One might “map” the emphases of each of the approaches discussed above as follows:
This “map” (suggested to me by M. Gorman) is admittedly oversimplified. There is more overlap than it indicates (e.g., Gorman’s and Wright’s proposals are also “apocalyptic,” albeit not in the same way as Campbell’s). However, it accurately reflects the primary categories each proposal chooses to accent.
The three books have much in common that challenge the traditional Protestant view of justification, including their rejection of its view of first-century Judaism as “legalistic,” with individual guilt being the primary problem the gospel addresses. In connection with this, they reject Luther’s understanding of the “righteousness of God” (dikaiosynē theou), maintain that the disputed phrase “faith of/in Christ” (pistis Christou) in several key Pauline justification texts refers to the faithfulness of Christ, and hold that justifying faith is (more or less) christologically determined. Hence, such faith is a “thicker” reality than simple trust or belief, as in the traditional view. Faith includes belief, but also enduring trust in the face of suffering and active fidelity to God.
Much more could be said concerning their similarities, but highlighting some of their key differences might be more helpful for those trying to navigate the discussion. (1) For Wright and Gorman, covenantal categories are central, but for Campbell they are neither primary nor overt.
(2) For neither Wright nor Campbell is justification coterminous with conversion. Gorman, however, maintains that, while human appropriation of faith is always divinely initiated and enabled, justification and conversion take place when one appropriates that faith (i.e., is co-crucified with Christ and raised to new life). Campbell would categorically deny this, arguing that faith is always and only a post-Christian phenomenon.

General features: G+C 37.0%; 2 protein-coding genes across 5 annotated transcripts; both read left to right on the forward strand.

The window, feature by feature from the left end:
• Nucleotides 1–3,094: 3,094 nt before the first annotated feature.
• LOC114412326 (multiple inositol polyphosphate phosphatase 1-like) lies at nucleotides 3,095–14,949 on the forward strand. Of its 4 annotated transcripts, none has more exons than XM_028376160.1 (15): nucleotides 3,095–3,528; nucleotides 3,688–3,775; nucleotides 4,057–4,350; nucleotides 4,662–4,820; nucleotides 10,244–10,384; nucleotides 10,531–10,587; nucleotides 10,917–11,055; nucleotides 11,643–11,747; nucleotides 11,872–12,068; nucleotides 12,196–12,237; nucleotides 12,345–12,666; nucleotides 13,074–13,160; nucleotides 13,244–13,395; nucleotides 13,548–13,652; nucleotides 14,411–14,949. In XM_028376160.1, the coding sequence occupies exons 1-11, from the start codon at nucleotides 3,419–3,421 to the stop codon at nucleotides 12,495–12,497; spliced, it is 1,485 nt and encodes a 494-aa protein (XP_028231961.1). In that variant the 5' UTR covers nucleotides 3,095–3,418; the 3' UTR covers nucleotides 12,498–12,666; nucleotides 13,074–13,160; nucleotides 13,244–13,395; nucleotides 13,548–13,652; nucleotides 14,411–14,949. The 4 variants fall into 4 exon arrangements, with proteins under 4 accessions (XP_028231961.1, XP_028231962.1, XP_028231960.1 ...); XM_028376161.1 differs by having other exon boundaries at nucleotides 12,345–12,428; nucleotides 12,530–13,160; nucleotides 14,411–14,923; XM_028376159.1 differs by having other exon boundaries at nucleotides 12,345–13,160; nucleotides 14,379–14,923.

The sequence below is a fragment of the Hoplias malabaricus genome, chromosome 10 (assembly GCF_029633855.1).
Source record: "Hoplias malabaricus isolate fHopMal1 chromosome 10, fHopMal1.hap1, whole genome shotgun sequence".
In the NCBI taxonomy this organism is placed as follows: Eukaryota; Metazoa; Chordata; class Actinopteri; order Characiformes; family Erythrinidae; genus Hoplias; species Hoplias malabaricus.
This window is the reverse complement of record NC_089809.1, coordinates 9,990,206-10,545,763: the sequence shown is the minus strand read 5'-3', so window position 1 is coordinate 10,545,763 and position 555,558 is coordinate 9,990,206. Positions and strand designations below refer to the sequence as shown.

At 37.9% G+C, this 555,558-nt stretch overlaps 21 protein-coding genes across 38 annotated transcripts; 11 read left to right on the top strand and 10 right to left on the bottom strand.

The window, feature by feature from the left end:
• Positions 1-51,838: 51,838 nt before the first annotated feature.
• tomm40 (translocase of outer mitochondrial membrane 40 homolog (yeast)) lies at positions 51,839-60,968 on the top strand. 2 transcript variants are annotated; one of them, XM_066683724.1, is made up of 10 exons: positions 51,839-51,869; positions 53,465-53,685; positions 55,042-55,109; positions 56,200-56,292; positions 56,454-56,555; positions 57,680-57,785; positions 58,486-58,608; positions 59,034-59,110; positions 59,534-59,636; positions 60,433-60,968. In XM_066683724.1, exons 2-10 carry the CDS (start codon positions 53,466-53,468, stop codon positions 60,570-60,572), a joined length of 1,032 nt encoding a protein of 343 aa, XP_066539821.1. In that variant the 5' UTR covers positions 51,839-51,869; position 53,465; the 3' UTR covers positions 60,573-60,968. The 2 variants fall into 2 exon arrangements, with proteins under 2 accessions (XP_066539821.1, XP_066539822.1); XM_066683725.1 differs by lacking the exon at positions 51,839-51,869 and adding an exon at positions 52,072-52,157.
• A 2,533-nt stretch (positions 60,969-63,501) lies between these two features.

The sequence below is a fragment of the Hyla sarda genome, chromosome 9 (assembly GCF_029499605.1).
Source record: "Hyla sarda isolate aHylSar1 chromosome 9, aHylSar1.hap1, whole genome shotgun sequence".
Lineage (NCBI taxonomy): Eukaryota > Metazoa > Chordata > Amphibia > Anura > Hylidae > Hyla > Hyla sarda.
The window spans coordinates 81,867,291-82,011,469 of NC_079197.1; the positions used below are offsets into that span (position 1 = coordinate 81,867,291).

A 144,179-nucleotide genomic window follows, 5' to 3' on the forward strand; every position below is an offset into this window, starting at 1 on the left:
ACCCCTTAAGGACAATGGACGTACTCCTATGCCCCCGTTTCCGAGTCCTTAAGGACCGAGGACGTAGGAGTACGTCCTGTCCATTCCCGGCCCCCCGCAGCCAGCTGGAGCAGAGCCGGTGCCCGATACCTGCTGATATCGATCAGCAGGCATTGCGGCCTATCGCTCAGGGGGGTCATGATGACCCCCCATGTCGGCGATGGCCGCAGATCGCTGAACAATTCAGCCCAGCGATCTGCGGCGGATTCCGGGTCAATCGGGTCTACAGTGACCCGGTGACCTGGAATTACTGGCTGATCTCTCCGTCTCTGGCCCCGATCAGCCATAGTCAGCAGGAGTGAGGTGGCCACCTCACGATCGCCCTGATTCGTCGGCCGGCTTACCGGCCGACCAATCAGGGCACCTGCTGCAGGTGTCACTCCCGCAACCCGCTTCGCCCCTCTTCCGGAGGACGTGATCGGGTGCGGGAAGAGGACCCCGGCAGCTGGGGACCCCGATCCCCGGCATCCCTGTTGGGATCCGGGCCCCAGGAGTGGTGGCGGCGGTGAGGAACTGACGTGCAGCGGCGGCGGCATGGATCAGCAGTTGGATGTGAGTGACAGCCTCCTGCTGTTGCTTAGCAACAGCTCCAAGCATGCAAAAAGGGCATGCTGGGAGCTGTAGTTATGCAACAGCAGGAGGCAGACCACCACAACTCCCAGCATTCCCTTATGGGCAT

Wright would seem to agree with Gorman that one will appropriate the faith to which God initially called them in conversion, not only as a marker of their justification but in order to be justified. However, since for Wright both faith and justification occur subsequent to one’s call/conversion, he might agree with Campbell that faith is a post-Christian phenomenon. He is not completely clear on this issue.
In any case, all three ultimately agree that God is the initiator of human faith.
(3) Perhaps the biggest difference between Wright’s proposal and those of Gorman and Campbell is that, for the latter two, justification is intrinsically transformative. Although Wright does not deny transformation, he denies that Paul uses justification language to refer to it and maintains that, for Paul, justification changes one’s status, not one’s nature. Hence, he makes a clear distinction between justification and sanctification, whereas for Gorman and Campbell, they are simply two aspects of one reality, neither chronologically nor qualitatively distinct.
In spite of these differences, all three proposals have advantages over the traditional Protestant view of justification. They offer more consistent readings of Paul as a whole. They (1) show more clearly how Paul’s understanding of justification is dependent on Jesus’ resurrection as well as his cross; (2) better account for the importance of the church for Paul, making Christ’s corporate body absolutely essential for individual justification rather than an addendum to it; (3) are better at holding theology and ethics together in that they all insist (in one form or another) that being a part of a justified people necessarily includes engaging in just actions; (4) cohere better with the synoptic Gospels’ call for fidelity to God and love for neighbor; and (5) fit more easily into an overall missional framework for biblical interpretation.
These proposals will definitely “stir the waters” of the conversation about justification, waters I hope this essay equips its readers to navigate better. Whether they will have lasting impact on the church or make the waters muddier is not yet clear. But my money is on the former. If these proposals are given a hearing in both high-level ecumenical discussions and local churches, the church will likely be nourished with helpful, fresh perspectives on the doctrine by which it stands or falls.